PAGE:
In another aspect, the invention provides kits for the at least partially reversible gene therapies. In different embodiments of the invention, the kits comprise any of the deoxyribonucleic acid sequences as described above. Additionally, the kit may comprise a set of instructions for efficient and safe use of the kit. A person skilled in the art will undoubtedly appreciate that the set of instruction may be provided in any medium, including, without limitations, printed, audio and video recorded, and electronic.

In additional embodiments of the invention, the kits further provide at least one sequence modifier, e.g., the first sequence modifier, or the second sequence modifier or a combination thereof. A person of ordinary skill in the art will understand that depending on the number and the character of flanking sequences in the provided deoxyribonucleic acid sequence of the present invention, that one or more sequence modifiers may be provided. For example, if the deoxyribonucleic acid sequence has only the loxP flanking sequences, then the sequence modifier is Cre. On the other hand, if the deoxyribonucleic acid sequence has both loxP and an attB/attP pair of flanking sequences, at least one sequence modifier is selected from the group consisting of Cre, ΦC31 and a combination thereof.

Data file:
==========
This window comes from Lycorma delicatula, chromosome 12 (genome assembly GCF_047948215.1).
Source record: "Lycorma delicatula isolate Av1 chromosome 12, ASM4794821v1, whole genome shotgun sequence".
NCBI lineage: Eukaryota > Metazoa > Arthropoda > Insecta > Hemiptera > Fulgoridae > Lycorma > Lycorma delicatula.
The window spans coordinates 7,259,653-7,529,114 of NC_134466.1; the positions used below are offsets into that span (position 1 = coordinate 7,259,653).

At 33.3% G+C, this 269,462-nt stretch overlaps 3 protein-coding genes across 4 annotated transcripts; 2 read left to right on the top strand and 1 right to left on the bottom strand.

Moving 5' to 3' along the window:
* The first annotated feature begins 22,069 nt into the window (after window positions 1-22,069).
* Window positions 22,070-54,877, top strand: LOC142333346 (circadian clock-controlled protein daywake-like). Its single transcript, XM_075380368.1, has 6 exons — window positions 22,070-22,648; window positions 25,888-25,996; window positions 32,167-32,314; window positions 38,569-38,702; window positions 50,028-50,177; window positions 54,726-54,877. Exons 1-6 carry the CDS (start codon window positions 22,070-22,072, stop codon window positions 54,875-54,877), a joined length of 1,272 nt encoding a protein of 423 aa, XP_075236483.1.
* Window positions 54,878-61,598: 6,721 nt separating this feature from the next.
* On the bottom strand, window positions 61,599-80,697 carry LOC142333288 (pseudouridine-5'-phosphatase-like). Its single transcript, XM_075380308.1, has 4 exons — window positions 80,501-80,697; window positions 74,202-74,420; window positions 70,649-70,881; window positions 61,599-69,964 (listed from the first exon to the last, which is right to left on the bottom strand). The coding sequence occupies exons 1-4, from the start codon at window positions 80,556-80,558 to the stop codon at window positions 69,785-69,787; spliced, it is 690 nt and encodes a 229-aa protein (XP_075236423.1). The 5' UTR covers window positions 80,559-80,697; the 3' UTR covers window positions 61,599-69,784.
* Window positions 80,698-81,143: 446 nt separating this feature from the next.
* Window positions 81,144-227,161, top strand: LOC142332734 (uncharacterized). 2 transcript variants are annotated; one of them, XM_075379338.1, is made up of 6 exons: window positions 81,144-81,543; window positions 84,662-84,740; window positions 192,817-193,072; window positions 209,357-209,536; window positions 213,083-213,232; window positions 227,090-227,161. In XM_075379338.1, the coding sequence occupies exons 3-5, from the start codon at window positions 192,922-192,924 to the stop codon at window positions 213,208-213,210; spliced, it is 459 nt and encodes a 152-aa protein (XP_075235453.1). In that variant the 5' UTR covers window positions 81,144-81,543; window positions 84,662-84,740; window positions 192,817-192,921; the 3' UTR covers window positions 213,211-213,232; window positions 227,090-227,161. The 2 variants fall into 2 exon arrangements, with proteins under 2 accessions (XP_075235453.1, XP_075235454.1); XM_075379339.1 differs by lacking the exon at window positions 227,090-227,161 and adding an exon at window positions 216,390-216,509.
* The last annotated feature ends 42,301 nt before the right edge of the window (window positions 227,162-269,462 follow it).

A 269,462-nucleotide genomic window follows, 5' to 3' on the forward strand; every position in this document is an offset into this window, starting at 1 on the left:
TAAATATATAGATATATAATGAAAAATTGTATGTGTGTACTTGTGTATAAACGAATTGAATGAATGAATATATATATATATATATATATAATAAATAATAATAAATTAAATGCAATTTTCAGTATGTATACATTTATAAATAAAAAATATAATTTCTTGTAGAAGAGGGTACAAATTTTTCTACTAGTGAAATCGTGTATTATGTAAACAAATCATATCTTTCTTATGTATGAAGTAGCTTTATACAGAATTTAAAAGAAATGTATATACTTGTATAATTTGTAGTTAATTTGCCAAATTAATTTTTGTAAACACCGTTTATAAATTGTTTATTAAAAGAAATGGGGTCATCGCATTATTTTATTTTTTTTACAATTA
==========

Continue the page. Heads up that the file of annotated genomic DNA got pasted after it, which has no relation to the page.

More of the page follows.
In additional embodiments, the sequence modifier may be conveniently formulated with one or more pharmaceutically acceptable diluents, excipients and/or carriers. Such formulations may be advantageous for storage of the at least one sequence modifier.